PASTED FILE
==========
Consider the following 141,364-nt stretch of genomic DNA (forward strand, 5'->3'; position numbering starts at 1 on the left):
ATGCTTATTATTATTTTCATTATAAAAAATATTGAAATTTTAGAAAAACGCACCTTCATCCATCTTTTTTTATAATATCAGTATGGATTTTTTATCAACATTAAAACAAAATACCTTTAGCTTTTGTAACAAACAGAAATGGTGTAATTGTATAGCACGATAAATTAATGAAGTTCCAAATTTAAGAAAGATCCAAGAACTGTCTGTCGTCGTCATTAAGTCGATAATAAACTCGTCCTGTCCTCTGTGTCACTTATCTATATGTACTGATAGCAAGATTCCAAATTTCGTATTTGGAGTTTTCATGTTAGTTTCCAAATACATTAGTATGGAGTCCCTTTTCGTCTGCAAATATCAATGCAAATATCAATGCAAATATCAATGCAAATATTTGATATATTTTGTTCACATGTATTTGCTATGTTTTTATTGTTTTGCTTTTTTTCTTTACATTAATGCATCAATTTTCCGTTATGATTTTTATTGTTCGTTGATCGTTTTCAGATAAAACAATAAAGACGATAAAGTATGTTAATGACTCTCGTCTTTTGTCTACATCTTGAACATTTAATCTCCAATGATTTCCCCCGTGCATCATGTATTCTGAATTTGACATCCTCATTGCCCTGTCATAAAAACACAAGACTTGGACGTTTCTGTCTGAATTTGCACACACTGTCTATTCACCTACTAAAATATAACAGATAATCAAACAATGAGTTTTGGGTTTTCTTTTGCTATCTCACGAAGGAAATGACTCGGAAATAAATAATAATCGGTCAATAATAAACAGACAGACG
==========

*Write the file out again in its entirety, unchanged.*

Consider the following 141,364-nt stretch of genomic DNA (forward strand, 5'->3'; position numbering starts at 1 on the left):
ATGCTTATTATTATTTTCATTATAAAAAATATTGAAATTTTAGAAAAACGCACCTTCATCCATCTTTTTTTATAATATCAGTATGGATTTTTTATCAACATTAAAACAAAATACCTTTAGCTTTTGTAACAAACAGAAATGGTGTAATTGTATAGCACGATAAATTAATGAAGTTCCAAATTTAAGAAAGATCCAAGAACTGTCTGTCGTCGTCATTAAGTCGATAATAAACTCGTCCTGTCCTCTGTGTCACTTATCTATATGTACTGATAGCAAGATTCCAAATTTCGTATTTGGAGTTTTCATGTTAGTTTCCAAATACATTAGTATGGAGTCCCTTTTCGTCTGCAAATATCAATGCAAATATCAATGCAAATATCAATGCAAATATTTGATATATTTTGTTCACATGTATTTGCTATGTTTTTATTGTTTTGCTTTTTTTCTTTACATTAATGCATCAATTTTCCGTTATGATTTTTATTGTTCGTTGATCGTTTTCAGATAAAACAATAAAGACGATAAAGTATGTTAATGACTCTCGTCTTTTGTCTACATCTTGAACATTTAATCTCCAATGATTTCCCCCGTGCATCATGTATTCTGAATTTGACATCCTCATTGCCCTGTCATAAAAACACAAGACTTGGACGTTTCTGTCTGAATTTGCACACACTGTCTATTCACCTACTAAAATATAACAGATAATCAAACAATGAGTTTTGGGTTTTCTTTTGCTATCTCACGAAGGAAATGACTCGGAAATAAATAATAATCGGTCAATAATAAACAGACAGACG